Magic Leap: Everything You Need to Know
What if our virtual world revolves around us, integrated into our real world, unharnessed by distractions or limitations? One tech startup tries to create an experience that is shaped around how we do things.
In a recent company support funding made by tech giant Google, it had augmented reality in mind. A startup named Magic Leap was the benefactor of this huge funding, amounting to a staggering $522 million. And it is not a full acquisition – Google was keen and interested in developing a promising concept to bring even more greater AR experiences to the general consumer.
Magic Leap’s huge funding was made public, and it sparked a lot of interest from the VR community, especially about the things they are working about behind the scenes. As mysterious as a company could be, Magic Leap was never known before it was funded, although it was reported to have a $50-million fund to create a “game-changing technology” that, according to Magic Leap, will “forever change the way we interact with images and information.”
So, what does Magic Leap do exactly?
In a nutshell, Magic Leap develops AR technologies to “make animals appear out of thin air”, as their wording says. In short, they are working to be the next big thing in augmented reality. But as of now, they have no hardware releases of any kind – their software is all we have as our glimpse to what they have behind the curtain. Their so-called “Dynamic Digitized Lightfield Signal” will be able to create objects that are so real, they are practically indistinguishable from the real ones. These objects, in turn, will be integrated into the real objects that we see, making them appear as one, unified piece. What we have now is just a tiny bit of what we would be expecting from them.
As a secretive, mysterious team of passionate people about VR and AR, Magic Leap wrote about their low-profile identity that says, “We are keeping a bit of a low profile as we are busy at work building something that we think will be pretty cool (and we hope that you will think so too).” A patent showing a schematic diagram of Magic Leap’s lightfield technology shows how it can bring depth to on-screen objects, and make it appear integrated with the real object.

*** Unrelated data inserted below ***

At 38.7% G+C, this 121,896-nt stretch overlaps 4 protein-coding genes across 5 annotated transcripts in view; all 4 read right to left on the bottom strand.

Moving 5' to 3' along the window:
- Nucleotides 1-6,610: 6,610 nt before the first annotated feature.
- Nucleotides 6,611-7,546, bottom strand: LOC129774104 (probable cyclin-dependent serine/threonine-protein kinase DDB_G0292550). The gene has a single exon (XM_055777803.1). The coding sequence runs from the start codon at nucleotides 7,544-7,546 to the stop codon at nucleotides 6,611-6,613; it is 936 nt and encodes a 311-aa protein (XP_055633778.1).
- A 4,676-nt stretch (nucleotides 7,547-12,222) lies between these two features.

How does it work? In geekspeak, Magic Leap details that their “Dynamic Digitized Lightfield Signal” technology works through microreflectors or diffraction patterning devices that lets the user to focus his eyesight on a virtual object, projected in a three-dimensional (3D) fashion, in a way that our eyes focuses on real objects. Along with the visual technology, Magic Leap develops a haptics technology to go along with the visual experience – they are developing a “tactile glove” which lets the user to move his hands and fingers in a way that we interact with real objects in real life.
Job openings for Magic Leap also speak about the things they are working with. Some of the notable job responsibilities that are linked with Magic Leap include developing motion-tracking technologies for humanistic interactions, making cool effects that “float” around the user’s virtual environment, and having a good grasp on robotics.
Only few details are known about Magic Leap’s efforts in AR as of now, but we shall expect to know more about it in the next few years. It can be a long wait, but we can be assured that Magic Leap is working on a piece of virtual and augmented reality technology that can change the way we experience things in the virtual world, together with the real world, for good.